4. Understand that one does not get a copyright without some creativity. If ever you wonder whether a certain action would infringe on the copyright of someone else, the question to ask is: is this a creative work on my count, or am I simply drawing from the creativity of someone else? Lunches, as any economist would tell you, are not free. Some examples:
    • Scanning something yourself does not, by itself, give you a new copyright over anything. You cannot scan a photograph from, say, a magazine and then put it on the Internet; the copyright would still reside with the author of the work. The flip-side of this is that scanning a work which is in the public domain would not, in many jurisdictions, give you the copyright over the resulting scan.
    • Taking a screenshot of a video or a computer program does not generate a new copyright. This would be a derivative work of the video or computer program.
    • Some non-creative things are not copyrightable, for example, a plain text logo in a generic font. Neither are simple geometric shapes. But don’t rely on this unless you are certain.
  5. Learn about the public domain laws for your jurisdiction. “Public domain” is short-hand for “uncopyrighted”, not “publicly distributed”. A work can be out of copyright due to age, by the nature of authorship, or other reasons. In the United States, all works authored by a federal government (not state government!) employee during the course of their official duties are public domain, as are all works published before 1923. Works first created in the European Union will usually be copyrighted until 70 years after the death of the author.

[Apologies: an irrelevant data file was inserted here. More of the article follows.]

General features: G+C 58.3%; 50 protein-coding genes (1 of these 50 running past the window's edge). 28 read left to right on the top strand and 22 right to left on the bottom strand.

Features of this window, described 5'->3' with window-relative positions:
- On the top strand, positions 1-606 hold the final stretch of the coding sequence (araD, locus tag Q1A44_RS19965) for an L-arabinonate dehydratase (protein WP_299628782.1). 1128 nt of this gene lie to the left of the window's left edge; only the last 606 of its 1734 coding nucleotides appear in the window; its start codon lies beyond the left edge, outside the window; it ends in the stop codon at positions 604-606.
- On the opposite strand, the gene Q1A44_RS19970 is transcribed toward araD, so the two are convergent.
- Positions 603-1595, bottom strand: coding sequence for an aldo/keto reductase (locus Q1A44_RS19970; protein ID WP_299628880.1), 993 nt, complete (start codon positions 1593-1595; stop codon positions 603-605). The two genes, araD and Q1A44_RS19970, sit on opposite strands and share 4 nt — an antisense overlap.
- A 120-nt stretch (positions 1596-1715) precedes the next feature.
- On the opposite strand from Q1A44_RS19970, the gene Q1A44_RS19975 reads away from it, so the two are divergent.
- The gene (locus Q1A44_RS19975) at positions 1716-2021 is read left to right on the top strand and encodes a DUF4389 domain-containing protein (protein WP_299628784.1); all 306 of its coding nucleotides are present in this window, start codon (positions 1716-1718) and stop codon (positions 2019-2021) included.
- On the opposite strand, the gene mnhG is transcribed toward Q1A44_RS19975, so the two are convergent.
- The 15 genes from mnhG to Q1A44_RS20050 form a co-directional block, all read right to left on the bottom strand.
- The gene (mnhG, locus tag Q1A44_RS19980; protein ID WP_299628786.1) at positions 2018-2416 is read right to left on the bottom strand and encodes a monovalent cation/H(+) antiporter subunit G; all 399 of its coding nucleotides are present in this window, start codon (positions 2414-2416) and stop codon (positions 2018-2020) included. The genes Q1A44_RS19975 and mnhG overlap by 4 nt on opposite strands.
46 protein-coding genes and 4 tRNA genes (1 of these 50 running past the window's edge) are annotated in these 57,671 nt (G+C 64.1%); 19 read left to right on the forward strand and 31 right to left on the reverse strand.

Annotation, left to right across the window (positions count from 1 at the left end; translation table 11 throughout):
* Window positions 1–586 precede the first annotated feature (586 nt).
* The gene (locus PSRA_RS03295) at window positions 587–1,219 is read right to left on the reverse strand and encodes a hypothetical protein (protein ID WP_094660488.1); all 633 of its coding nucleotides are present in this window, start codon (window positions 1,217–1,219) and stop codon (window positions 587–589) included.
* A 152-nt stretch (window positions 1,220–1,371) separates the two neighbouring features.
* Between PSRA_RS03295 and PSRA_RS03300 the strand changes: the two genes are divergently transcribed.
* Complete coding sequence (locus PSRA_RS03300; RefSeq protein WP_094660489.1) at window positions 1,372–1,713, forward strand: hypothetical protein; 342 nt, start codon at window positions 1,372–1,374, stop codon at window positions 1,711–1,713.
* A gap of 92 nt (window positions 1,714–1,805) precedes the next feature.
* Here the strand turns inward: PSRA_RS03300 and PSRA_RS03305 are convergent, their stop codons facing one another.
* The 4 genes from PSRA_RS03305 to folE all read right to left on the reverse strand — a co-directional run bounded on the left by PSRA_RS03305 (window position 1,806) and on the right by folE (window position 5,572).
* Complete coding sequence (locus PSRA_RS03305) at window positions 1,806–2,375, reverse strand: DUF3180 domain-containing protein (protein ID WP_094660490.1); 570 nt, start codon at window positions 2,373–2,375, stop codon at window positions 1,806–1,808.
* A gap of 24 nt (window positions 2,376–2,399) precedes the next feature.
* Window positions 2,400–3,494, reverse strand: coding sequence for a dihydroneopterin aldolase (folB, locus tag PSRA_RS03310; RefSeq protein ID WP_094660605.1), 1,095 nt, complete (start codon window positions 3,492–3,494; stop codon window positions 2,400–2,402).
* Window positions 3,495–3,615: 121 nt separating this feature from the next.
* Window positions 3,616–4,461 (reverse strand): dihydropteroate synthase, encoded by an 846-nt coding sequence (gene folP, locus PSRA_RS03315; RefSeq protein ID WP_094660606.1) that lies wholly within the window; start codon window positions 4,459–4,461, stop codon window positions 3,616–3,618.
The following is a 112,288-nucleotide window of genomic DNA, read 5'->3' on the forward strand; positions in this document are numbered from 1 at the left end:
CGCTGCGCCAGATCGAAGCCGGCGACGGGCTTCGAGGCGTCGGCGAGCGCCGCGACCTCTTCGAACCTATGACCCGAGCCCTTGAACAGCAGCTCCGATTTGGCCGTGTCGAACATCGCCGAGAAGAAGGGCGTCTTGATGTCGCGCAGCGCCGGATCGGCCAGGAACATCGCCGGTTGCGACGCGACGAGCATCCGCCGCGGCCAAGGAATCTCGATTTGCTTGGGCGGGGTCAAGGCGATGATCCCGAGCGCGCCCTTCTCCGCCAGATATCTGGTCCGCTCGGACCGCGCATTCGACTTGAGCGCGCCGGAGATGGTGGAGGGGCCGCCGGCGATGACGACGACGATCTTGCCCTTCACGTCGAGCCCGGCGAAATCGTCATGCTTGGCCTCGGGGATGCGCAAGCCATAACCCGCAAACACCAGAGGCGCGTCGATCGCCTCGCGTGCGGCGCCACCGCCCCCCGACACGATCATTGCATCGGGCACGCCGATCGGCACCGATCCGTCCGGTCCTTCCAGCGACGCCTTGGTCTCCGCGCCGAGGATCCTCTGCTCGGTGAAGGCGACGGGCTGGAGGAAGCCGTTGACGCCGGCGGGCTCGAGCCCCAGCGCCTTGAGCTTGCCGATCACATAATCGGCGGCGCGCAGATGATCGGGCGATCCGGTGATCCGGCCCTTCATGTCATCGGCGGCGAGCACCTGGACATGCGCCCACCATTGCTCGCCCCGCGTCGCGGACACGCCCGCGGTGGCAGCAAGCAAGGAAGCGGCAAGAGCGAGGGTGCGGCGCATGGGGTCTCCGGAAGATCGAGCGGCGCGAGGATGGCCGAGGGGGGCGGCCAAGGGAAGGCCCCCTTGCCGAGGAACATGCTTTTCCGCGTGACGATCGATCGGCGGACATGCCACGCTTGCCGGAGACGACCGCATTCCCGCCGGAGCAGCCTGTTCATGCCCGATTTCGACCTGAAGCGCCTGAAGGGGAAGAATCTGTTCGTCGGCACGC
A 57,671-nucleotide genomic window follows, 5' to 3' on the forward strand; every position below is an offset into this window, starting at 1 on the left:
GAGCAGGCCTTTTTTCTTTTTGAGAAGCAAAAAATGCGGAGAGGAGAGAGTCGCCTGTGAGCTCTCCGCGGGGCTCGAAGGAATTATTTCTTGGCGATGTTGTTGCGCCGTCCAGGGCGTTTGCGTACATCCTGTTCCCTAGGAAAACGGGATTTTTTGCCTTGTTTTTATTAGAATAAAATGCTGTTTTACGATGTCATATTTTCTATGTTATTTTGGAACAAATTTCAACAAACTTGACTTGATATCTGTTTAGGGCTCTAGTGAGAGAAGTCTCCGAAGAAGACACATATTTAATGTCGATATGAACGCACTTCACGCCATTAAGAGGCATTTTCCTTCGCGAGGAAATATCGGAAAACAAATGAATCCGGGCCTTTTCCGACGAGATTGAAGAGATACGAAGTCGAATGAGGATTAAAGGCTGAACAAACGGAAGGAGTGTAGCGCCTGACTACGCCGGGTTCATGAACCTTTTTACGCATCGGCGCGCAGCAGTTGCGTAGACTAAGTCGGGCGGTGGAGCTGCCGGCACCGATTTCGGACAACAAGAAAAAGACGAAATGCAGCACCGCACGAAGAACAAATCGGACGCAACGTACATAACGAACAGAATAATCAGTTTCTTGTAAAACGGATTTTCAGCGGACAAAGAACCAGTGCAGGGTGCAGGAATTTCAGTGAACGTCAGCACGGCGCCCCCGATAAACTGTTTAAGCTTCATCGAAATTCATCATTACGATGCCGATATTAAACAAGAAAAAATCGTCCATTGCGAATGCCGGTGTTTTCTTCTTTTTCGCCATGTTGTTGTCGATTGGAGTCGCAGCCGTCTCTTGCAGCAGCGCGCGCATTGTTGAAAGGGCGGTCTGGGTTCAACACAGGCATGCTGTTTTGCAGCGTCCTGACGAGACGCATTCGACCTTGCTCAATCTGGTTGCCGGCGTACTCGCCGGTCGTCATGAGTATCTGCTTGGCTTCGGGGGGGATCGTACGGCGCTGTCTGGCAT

6. Understand what “fair use” is, and what it isn’t. Called “fair dealing” in many jurisdictions, fair use is simply a guarantee that copyright laws do not infringe freedom of speech and make critical commentary impossible. It permits, for example, limited quoting of copyrighted material. In some jurisdictions, it would allow creating a copy for personal use (such as a backup). It is not a blank cheque granting you a right to do anything at all and call it “fair use”. Fair use is an extremely complex body of case law; it is often very difficult for non-lawyers to tell in advance whether or not a certain use will be considered fair use in court. If in doubt, seek permission first.[4]